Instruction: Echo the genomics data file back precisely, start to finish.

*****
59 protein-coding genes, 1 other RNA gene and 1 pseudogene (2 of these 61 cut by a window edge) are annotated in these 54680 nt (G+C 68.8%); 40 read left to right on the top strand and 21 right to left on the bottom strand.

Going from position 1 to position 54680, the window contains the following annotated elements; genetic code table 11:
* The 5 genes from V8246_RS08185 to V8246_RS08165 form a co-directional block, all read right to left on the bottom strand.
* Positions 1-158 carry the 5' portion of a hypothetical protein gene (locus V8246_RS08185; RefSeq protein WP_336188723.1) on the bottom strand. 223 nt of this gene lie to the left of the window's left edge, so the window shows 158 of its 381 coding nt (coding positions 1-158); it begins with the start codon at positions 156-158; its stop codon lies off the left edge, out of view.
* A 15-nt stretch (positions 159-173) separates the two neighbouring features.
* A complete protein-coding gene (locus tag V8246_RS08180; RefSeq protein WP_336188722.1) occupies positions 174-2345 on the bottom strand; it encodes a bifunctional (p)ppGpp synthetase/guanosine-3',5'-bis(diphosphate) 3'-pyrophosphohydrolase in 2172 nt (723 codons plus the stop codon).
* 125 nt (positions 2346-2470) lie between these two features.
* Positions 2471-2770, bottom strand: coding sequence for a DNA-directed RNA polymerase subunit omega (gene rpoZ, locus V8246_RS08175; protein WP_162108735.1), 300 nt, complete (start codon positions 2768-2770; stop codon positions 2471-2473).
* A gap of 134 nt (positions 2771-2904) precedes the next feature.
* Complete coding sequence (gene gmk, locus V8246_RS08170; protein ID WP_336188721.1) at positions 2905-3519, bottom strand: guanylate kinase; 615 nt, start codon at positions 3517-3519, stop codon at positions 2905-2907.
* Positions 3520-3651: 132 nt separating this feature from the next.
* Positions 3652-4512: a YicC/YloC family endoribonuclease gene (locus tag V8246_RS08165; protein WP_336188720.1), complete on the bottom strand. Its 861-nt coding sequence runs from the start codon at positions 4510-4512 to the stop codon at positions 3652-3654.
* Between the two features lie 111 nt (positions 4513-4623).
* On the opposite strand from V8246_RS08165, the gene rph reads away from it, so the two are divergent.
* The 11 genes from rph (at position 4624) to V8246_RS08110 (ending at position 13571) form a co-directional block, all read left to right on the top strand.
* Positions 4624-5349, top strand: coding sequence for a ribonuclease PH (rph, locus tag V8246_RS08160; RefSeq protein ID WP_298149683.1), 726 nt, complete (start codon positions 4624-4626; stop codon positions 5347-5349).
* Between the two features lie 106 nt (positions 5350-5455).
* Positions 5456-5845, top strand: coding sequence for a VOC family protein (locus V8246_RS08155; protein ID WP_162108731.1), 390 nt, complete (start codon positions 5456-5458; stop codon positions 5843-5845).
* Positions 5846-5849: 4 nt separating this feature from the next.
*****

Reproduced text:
59 protein-coding genes, 1 other RNA gene and 1 pseudogene (2 of these 61 cut by a window edge) are annotated in these 54680 nt (G+C 68.8%); 40 read left to right on the top strand and 21 right to left on the bottom strand.

Going from position 1 to position 54680, the window contains the following annotated elements; genetic code table 11:
* The 5 genes from V8246_RS08185 to V8246_RS08165 form a co-directional block, all read right to left on the bottom strand.
* Positions 1-158 carry the 5' portion of a hypothetical protein gene (locus V8246_RS08185; RefSeq protein WP_336188723.1) on the bottom strand. 223 nt of this gene lie to the left of the window's left edge, so the window shows 158 of its 381 coding nt (coding positions 1-158); it begins with the start codon at positions 156-158; its stop codon lies off the left edge, out of view.
* A 15-nt stretch (positions 159-173) separates the two neighbouring features.
* A complete protein-coding gene (locus tag V8246_RS08180; RefSeq protein WP_336188722.1) occupies positions 174-2345 on the bottom strand; it encodes a bifunctional (p)ppGpp synthetase/guanosine-3',5'-bis(diphosphate) 3'-pyrophosphohydrolase in 2172 nt (723 codons plus the stop codon).
* 125 nt (positions 2346-2470) lie between these two features.
* Positions 2471-2770, bottom strand: coding sequence for a DNA-directed RNA polymerase subunit omega (gene rpoZ, locus V8246_RS08175; protein WP_162108735.1), 300 nt, complete (start codon positions 2768-2770; stop codon positions 2471-2473).
* A gap of 134 nt (positions 2771-2904) precedes the next feature.
* Complete coding sequence (gene gmk, locus V8246_RS08170; protein ID WP_336188721.1) at positions 2905-3519, bottom strand: guanylate kinase; 615 nt, start codon at positions 3517-3519, stop codon at positions 2905-2907.
* Positions 3520-3651: 132 nt separating this feature from the next.
* Positions 3652-4512: a YicC/YloC family endoribonuclease gene (locus tag V8246_RS08165; protein WP_336188720.1), complete on the bottom strand. Its 861-nt coding sequence runs from the start codon at positions 4510-4512 to the stop codon at positions 3652-3654.
* Between the two features lie 111 nt (positions 4513-4623).
* On the opposite strand from V8246_RS08165, the gene rph reads away from it, so the two are divergent.
* The 11 genes from rph (at position 4624) to V8246_RS08110 (ending at position 13571) form a co-directional block, all read left to right on the top strand.
* Positions 4624-5349, top strand: coding sequence for a ribonuclease PH (rph, locus tag V8246_RS08160; RefSeq protein ID WP_298149683.1), 726 nt, complete (start codon positions 4624-4626; stop codon positions 5347-5349).
* Between the two features lie 106 nt (positions 5350-5455).
* Positions 5456-5845, top strand: coding sequence for a VOC family protein (locus V8246_RS08155; protein ID WP_162108731.1), 390 nt, complete (start codon positions 5456-5458; stop codon positions 5843-5845).
* Positions 5846-5849: 4 nt separating this feature from the next.